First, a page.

Navy sonar training not exempt, judge rules
WASHINGTON – The Bush administration overreached when it sought to limit the Navy’s obligations under national environmental laws related to sonar training exercises off California, a federal judge ruled Monday.
In a sharply worded decision that will keep the Navy from continuing a series of 14 planned exercises, U.S. District Judge Florence-Marie Cooper wrote that the Navy and the administration had improperly declared that an emergency would be created if they had to accept court-mandated steps to minimize risk to whales and other sea mammals. Because no real emergency exists, she said, the White House cannot override her decisions and those of the U.S. Court of Appeals for the 9th Circuit.
Accepting the Navy’s arguments, she wrote, would produce “the absurd result of permitting agencies to avoid their (environmental) obligations by re-characterizing ordinary, planned activities as ‘emergencies’ in the interest of national security, economic stability or other long-term goals.”
White House spokesman Tony Fratto said, “We disagree with the judge’s decision. We believe the orders are legal and appropriate.”
A Navy spokeswoman, Lt. Cmdr. Cindy Moore, said the military was studying the decision.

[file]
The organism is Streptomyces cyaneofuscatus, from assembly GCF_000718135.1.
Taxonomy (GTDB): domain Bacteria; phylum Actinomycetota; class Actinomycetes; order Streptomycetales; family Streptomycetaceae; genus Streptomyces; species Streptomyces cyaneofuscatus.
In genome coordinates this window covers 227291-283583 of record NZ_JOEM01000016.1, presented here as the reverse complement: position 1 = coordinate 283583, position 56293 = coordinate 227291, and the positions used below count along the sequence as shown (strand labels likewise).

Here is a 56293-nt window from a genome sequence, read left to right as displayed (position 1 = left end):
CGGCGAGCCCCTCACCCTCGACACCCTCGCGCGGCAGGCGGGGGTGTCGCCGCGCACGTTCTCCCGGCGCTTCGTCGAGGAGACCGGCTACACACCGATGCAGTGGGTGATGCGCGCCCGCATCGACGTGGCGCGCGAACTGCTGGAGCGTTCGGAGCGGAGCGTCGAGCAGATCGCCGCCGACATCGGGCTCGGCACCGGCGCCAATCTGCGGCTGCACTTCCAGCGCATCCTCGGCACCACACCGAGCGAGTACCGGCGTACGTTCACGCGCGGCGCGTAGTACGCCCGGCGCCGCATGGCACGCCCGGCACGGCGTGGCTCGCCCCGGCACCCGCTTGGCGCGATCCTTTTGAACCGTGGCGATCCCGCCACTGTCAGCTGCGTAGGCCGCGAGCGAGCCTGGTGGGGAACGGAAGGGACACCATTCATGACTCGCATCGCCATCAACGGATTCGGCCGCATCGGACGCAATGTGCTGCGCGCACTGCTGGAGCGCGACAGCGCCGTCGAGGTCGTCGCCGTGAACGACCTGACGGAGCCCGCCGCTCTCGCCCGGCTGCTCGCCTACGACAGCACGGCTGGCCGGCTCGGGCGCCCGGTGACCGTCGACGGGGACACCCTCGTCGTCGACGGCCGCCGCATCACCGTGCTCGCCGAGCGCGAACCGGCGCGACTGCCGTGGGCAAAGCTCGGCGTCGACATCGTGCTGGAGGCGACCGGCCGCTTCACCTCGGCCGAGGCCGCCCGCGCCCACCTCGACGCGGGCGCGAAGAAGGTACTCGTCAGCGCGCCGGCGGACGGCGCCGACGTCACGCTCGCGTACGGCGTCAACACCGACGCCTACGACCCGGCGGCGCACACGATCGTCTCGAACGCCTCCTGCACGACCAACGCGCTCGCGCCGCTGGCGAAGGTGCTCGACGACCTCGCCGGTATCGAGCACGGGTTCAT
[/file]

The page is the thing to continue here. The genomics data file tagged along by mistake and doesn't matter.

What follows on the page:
Joel Reynolds, an official at the Natural Resources Defense Council, which obtained an earlier injunction against the Navy blocking the exercises, said in a statement that the court “has affirmed that we do not live under an imperial presidency.”
“The Navy doesn’t need to harm whales to train effectively with sonar,” said Reynolds, who directs the council’s Marine Mammal Protection Project.
Early last month, President Bush signed a waiver exempting the Navy from provisions of the Coastal Zone Management Act after Cooper and the appeals court had concluded that the law required the Navy to do more to protect marine mammals during the sonar exercises. The loud blasts produced during sonar exercises have been shown to disorient some types of whales, leading in some circumstances to strandings and deaths.
At the same time Bush signed his order, the White House Council on Environmental Quality determined that the Navy did not need to follow the procedures of the National Environmental Policy Act when doing so would cause an emergency situation. The Navy has long argued that it urgently needs to train more sonar operators because of new threats from “quiet” diesel submarines that can approach ships or the U.S. coast without being detected by traditional passive sonar.